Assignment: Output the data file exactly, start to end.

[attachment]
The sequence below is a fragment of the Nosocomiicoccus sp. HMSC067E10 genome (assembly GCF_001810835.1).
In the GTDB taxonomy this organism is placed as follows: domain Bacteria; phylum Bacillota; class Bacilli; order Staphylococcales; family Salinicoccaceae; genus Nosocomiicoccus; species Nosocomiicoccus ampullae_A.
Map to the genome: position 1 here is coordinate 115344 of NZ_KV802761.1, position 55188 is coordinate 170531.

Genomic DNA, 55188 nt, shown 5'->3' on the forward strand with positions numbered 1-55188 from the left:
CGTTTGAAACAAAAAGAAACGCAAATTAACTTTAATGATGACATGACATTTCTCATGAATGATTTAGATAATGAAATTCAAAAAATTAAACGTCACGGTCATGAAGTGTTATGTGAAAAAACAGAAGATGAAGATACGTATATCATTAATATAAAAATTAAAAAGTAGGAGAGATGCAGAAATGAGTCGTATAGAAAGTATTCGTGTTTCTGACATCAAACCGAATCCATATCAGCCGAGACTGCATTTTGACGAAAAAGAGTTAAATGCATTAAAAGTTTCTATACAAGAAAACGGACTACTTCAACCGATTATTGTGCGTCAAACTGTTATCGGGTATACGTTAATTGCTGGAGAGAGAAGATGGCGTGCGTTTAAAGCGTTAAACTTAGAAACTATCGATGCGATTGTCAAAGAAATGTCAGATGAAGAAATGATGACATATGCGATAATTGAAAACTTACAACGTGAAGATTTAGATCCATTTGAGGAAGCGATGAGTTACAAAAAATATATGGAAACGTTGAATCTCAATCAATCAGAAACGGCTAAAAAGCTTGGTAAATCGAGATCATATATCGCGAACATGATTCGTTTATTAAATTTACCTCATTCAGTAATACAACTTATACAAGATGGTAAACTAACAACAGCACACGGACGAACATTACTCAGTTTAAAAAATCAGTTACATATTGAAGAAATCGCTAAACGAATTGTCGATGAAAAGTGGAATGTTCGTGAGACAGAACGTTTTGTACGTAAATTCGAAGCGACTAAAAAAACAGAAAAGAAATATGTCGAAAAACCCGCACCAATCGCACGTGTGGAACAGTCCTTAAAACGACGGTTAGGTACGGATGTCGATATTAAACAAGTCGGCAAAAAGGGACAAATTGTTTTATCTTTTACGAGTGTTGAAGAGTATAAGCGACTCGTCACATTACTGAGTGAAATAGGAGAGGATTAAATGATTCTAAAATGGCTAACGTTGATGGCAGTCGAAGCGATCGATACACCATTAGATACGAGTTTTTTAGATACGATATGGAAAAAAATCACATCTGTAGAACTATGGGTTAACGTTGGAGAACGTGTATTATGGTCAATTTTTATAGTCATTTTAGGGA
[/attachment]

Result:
The sequence below is a fragment of the Nosocomiicoccus sp. HMSC067E10 genome (assembly GCF_001810835.1).
In the GTDB taxonomy this organism is placed as follows: domain Bacteria; phylum Bacillota; class Bacilli; order Staphylococcales; family Salinicoccaceae; genus Nosocomiicoccus; species Nosocomiicoccus ampullae_A.
Map to the genome: position 1 here is coordinate 115344 of NZ_KV802761.1, position 55188 is coordinate 170531.

Genomic DNA, 55188 nt, shown 5'->3' on the forward strand with positions numbered 1-55188 from the left:
CGTTTGAAACAAAAAGAAACGCAAATTAACTTTAATGATGACATGACATTTCTCATGAATGATTTAGATAATGAAATTCAAAAAATTAAACGTCACGGTCATGAAGTGTTATGTGAAAAAACAGAAGATGAAGATACGTATATCATTAATATAAAAATTAAAAAGTAGGAGAGATGCAGAAATGAGTCGTATAGAAAGTATTCGTGTTTCTGACATCAAACCGAATCCATATCAGCCGAGACTGCATTTTGACGAAAAAGAGTTAAATGCATTAAAAGTTTCTATACAAGAAAACGGACTACTTCAACCGATTATTGTGCGTCAAACTGTTATCGGGTATACGTTAATTGCTGGAGAGAGAAGATGGCGTGCGTTTAAAGCGTTAAACTTAGAAACTATCGATGCGATTGTCAAAGAAATGTCAGATGAAGAAATGATGACATATGCGATAATTGAAAACTTACAACGTGAAGATTTAGATCCATTTGAGGAAGCGATGAGTTACAAAAAATATATGGAAACGTTGAATCTCAATCAATCAGAAACGGCTAAAAAGCTTGGTAAATCGAGATCATATATCGCGAACATGATTCGTTTATTAAATTTACCTCATTCAGTAATACAACTTATACAAGATGGTAAACTAACAACAGCACACGGACGAACATTACTCAGTTTAAAAAATCAGTTACATATTGAAGAAATCGCTAAACGAATTGTCGATGAAAAGTGGAATGTTCGTGAGACAGAACGTTTTGTACGTAAATTCGAAGCGACTAAAAAAACAGAAAAGAAATATGTCGAAAAACCCGCACCAATCGCACGTGTGGAACAGTCCTTAAAACGACGGTTAGGTACGGATGTCGATATTAAACAAGTCGGCAAAAAGGGACAAATTGTTTTATCTTTTACGAGTGTTGAAGAGTATAAGCGACTCGTCACATTACTGAGTGAAATAGGAGAGGATTAAATGATTCTAAAATGGCTAACGTTGATGGCAGTCGAAGCGATCGATACACCATTAGATACGAGTTTTTTAGATACGATATGGAAAAAAATCACATCTGTAGAACTATGGGTTAACGTTGGAGAACGTGTATTATGGTCAATTTTTATAGTCATTTTAGGGA